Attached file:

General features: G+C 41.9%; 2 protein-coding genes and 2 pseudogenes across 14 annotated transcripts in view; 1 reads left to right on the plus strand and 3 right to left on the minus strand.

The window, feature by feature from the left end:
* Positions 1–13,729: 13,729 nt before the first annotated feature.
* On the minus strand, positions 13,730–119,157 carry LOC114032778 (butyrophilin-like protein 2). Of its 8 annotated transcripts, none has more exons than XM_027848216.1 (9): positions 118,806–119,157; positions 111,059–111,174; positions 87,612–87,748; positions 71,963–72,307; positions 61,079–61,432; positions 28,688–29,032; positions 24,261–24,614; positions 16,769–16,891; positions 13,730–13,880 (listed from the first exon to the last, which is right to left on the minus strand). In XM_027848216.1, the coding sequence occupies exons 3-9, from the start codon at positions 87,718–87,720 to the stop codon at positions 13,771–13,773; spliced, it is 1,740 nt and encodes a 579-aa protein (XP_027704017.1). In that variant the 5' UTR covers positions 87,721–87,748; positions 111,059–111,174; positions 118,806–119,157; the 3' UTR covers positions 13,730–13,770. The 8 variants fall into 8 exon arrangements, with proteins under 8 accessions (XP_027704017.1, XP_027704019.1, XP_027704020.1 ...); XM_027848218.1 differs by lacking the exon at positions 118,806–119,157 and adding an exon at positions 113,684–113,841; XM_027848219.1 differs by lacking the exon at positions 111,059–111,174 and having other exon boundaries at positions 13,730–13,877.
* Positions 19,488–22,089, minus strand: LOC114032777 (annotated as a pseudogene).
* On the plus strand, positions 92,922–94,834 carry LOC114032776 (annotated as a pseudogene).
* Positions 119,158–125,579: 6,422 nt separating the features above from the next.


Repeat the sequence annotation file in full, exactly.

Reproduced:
General features: G+C 41.9%; 2 protein-coding genes and 2 pseudogenes across 14 annotated transcripts in view; 1 reads left to right on the plus strand and 3 right to left on the minus strand.

The window, feature by feature from the left end:
* Positions 1–13,729: 13,729 nt before the first annotated feature.
* On the minus strand, positions 13,730–119,157 carry LOC114032778 (butyrophilin-like protein 2). Of its 8 annotated transcripts, none has more exons than XM_027848216.1 (9): positions 118,806–119,157; positions 111,059–111,174; positions 87,612–87,748; positions 71,963–72,307; positions 61,079–61,432; positions 28,688–29,032; positions 24,261–24,614; positions 16,769–16,891; positions 13,730–13,880 (listed from the first exon to the last, which is right to left on the minus strand). In XM_027848216.1, the coding sequence occupies exons 3-9, from the start codon at positions 87,718–87,720 to the stop codon at positions 13,771–13,773; spliced, it is 1,740 nt and encodes a 579-aa protein (XP_027704017.1). In that variant the 5' UTR covers positions 87,721–87,748; positions 111,059–111,174; positions 118,806–119,157; the 3' UTR covers positions 13,730–13,770. The 8 variants fall into 8 exon arrangements, with proteins under 8 accessions (XP_027704017.1, XP_027704019.1, XP_027704020.1 ...); XM_027848218.1 differs by lacking the exon at positions 118,806–119,157 and adding an exon at positions 113,684–113,841; XM_027848219.1 differs by lacking the exon at positions 111,059–111,174 and having other exon boundaries at positions 13,730–13,877.
* Positions 19,488–22,089, minus strand: LOC114032777 (annotated as a pseudogene).
* On the plus strand, positions 92,922–94,834 carry LOC114032776 (annotated as a pseudogene).
* Positions 119,158–125,579: 6,422 nt separating the features above from the next.